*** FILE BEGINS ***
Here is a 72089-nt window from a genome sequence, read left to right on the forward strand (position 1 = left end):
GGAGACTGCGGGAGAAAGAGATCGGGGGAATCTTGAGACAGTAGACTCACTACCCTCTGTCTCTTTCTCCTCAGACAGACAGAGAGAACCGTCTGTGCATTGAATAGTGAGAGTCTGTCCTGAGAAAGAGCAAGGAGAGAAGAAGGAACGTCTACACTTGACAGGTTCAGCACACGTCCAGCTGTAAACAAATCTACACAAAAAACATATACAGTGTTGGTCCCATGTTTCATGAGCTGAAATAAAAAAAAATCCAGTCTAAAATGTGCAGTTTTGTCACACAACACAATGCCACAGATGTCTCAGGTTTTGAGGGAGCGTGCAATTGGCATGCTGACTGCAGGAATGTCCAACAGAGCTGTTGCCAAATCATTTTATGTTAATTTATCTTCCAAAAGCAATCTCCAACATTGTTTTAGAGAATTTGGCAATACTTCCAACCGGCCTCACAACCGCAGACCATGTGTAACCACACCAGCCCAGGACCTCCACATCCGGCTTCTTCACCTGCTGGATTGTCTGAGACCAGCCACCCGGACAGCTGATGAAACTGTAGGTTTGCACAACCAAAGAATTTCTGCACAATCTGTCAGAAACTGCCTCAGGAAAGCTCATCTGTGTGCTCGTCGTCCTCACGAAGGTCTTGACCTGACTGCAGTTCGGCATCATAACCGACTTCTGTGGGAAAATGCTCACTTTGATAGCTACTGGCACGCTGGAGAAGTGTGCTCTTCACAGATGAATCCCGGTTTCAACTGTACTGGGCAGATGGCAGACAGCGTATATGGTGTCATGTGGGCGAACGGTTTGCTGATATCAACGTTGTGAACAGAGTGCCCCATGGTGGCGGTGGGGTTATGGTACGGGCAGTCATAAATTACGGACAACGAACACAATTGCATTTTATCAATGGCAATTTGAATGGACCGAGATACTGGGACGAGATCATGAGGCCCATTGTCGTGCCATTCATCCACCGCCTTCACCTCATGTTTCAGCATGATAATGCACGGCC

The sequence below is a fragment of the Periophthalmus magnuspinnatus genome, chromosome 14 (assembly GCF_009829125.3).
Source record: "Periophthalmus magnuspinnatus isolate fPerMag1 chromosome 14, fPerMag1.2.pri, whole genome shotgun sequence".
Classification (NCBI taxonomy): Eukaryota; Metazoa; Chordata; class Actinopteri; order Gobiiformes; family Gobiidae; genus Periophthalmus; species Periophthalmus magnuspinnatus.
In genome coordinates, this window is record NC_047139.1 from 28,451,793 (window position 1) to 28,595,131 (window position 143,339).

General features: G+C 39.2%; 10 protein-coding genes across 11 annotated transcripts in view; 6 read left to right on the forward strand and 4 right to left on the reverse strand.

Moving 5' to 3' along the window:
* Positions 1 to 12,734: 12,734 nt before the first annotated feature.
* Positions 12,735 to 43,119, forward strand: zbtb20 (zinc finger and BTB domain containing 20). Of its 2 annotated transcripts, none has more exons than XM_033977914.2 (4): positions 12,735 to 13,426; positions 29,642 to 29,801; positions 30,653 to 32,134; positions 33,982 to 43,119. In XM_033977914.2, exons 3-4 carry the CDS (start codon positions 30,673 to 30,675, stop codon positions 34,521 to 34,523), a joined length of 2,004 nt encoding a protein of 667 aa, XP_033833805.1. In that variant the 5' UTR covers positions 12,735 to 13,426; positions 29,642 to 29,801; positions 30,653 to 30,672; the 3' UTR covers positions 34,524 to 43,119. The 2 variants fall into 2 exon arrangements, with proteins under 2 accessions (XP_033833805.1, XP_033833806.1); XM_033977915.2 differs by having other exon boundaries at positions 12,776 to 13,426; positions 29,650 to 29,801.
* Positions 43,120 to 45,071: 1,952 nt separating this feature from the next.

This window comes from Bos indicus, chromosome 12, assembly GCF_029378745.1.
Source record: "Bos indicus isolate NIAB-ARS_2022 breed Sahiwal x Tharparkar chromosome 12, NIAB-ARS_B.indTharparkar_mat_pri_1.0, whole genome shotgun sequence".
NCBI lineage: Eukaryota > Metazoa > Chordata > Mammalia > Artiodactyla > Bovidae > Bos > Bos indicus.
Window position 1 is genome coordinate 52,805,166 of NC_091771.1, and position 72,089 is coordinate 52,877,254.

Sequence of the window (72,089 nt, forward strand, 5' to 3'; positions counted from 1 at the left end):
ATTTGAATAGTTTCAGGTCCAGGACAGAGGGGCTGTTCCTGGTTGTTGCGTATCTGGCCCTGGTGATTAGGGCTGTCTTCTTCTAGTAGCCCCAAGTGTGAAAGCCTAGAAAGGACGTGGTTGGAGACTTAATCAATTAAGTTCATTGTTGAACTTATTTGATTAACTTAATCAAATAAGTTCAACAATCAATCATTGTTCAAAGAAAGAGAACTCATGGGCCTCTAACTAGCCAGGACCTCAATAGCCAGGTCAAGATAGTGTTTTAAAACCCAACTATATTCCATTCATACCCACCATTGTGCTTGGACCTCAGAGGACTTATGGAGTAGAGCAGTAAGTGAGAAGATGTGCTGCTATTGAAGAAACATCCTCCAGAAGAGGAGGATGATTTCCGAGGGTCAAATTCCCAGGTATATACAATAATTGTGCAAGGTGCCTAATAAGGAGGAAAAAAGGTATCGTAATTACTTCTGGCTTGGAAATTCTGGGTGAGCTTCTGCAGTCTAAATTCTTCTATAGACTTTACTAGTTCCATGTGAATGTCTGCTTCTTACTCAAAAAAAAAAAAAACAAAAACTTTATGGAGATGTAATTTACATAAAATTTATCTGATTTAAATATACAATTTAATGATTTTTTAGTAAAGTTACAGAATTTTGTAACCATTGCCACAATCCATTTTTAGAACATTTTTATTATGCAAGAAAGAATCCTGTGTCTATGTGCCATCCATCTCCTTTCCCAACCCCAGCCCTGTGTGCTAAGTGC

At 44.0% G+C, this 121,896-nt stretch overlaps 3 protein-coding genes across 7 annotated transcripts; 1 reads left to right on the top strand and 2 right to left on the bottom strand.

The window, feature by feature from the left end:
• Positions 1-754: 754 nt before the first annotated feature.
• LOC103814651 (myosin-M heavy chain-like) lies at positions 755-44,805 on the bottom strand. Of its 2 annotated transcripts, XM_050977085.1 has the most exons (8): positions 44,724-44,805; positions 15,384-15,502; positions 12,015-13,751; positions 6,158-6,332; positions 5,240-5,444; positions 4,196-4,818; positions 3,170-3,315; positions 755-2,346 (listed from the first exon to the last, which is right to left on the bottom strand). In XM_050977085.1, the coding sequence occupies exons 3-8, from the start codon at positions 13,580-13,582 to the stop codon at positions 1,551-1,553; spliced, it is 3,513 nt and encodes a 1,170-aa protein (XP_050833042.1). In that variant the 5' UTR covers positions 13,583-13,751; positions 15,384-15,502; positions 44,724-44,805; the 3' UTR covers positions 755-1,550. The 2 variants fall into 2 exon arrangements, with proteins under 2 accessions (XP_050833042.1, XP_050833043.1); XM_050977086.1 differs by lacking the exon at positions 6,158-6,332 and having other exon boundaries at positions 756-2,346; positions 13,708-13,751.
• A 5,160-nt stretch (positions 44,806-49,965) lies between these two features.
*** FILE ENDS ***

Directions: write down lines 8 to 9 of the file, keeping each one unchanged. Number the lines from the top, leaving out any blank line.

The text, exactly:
Moving 5' to 3' along the window:
* Positions 1 to 12,734: 12,734 nt before the first annotated feature.